We also discussed a list of prominent photographers that might warrant research, I noted two due to Jack pointing out they are local to the region.

Andrew Lacon and Stuart Whipps were artists in question.


Then it was time to enter the Darkrooms for a demonstration and I had my own negatives to play with.

The Colour Darkroom Process

Set Composition and Focus

Place Negative in Enlarger carrier with glossy side facing up.

Negative strip in carrier.

Set Filters on LPL C7700 Enlarger to Y 50, M 50, C 0 (Yellow, Magenta, Cyan) we don’t use the cyan filter unless absolutely necessary.

Enlarger Head with Filter adjustment dials.

The filter numbers represent amount of effect the filter has on the light through the negative. 50 On Magenta allows more magenta light through than if the Magenta was set to 80. I think of it as a restrictor.

Underneath this head is a lens and we’re advised to use an aperture of f/8 but we can use f/2.8 to allow more light through so we can compose the image and check focus. As long as you return it back to f/8 before the exposing of the paper.

You can also see the negative carrier handle sticking out of the front at the bottom of the head.

Turn on light using the timer box to project image onto easel as per the image to the right. Here you can see an image of a church window in negative. The Dark areas of this projection onto paper will receive less light from the enlarger so will be lighter and become a positive image.

A focus finder is also in this image and it’s a special type of magnifier that allows you to check the focus more accurately as you can see the grain of the negative precisely when correctly focussed.

Focus finder looking at easel

The focus finder uses a mirror to look upwards into the projection but the distance and angles mean it’s exactly the same distance to the eyepiece as it is to the paper/easel. I’ve got to be honest, I struggled to see anything through this focus finder so I hope to catch a bit more detail next time I use it.


Once the filters are set up to 50/50/0 and the image is focussed correctly, you must turn out all lights, even the red lights, lock the door and take your Resin Coated (RC) paper from it’s light tight black plastic bag, which is in the drawer under the easel for ease. It must be placed into the corner of the easel and held flat by the rulers.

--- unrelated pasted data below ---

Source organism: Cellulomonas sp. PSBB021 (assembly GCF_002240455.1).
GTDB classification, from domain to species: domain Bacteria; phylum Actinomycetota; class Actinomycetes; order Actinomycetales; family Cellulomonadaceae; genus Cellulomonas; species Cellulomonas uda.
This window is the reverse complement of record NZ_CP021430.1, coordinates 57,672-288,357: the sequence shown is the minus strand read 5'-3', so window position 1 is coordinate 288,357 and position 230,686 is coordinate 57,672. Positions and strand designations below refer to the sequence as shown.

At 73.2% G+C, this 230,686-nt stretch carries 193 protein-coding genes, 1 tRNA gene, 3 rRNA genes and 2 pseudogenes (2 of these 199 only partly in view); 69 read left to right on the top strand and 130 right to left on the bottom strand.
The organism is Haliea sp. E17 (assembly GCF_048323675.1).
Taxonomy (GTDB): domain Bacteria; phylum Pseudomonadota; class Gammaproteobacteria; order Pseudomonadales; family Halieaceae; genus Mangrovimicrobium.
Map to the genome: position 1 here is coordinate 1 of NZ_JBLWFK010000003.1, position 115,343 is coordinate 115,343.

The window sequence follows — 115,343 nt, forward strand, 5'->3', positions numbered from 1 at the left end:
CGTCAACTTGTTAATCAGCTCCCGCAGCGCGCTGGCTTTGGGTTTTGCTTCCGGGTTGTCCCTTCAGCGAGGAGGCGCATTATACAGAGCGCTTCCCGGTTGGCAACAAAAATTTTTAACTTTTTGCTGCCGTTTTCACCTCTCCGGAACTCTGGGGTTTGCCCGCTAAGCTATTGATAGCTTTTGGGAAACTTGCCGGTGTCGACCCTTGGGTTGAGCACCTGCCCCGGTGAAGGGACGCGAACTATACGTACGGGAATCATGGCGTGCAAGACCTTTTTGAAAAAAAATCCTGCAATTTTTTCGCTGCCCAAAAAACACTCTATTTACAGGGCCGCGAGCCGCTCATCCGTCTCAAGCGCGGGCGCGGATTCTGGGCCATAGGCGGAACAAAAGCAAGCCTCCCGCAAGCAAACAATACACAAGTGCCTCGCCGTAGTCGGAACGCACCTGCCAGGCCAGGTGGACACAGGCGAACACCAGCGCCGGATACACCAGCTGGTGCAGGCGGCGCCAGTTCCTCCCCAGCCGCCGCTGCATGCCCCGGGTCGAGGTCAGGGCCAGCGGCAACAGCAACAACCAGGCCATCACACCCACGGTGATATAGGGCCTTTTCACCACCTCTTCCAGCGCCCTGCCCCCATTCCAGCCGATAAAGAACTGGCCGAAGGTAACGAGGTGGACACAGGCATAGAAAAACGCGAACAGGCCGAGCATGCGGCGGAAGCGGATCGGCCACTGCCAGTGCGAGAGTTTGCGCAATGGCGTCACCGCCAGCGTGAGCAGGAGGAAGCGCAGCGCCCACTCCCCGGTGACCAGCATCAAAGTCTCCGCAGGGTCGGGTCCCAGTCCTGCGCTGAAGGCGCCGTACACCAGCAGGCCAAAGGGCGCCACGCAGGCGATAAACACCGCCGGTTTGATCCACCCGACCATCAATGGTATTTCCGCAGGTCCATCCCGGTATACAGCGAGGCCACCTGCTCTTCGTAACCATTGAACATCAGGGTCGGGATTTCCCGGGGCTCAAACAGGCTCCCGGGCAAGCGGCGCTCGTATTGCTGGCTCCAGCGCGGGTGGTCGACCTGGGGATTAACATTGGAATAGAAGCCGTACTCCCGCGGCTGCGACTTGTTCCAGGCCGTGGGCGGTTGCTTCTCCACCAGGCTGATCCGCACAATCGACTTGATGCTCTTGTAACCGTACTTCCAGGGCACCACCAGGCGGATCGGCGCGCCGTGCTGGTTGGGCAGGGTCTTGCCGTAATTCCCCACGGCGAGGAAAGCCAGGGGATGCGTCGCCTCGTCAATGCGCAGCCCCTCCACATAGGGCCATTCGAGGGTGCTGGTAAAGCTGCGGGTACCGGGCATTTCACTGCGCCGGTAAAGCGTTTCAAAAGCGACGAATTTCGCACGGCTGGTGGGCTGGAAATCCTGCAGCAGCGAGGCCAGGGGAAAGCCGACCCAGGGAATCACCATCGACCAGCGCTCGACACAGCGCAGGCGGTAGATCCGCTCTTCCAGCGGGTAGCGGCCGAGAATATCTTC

Once happy that the paper is in place, emulsion side facing up you can operate the timer module to precisely expose the paper for the correct length of time for a good image. (We’ll discuss how we work this out when we come to my actual experience with this practical).

Exposure timer.

Here we can see the timer unit, the left most control enables a backlight for the timer gauge so it can be altered in the dark. the next slider is marked x60, x10 and sec.

Selecting 2 on the dial knob will time out after 2 seconds with the slider on “sec”, 20 seconds on “x10” and , yes, you guessed it 120 seconds (2 minutes) on the “x60” setting. For a 5 second time you can set it to 0.5 on the dial with a x10 or a 5 on the dial with sec selected.

The grey bar on the front of the timer is the big button you press to begin the timer, which turns on the light for the correct length of time. It can also be lifted up to keep the light on whilst composing and focussing the image.

When the paper is correctly exposed, put it back into the light tight bag, before turning the lights on, checking also that anyone else in the room is ok for this to happen.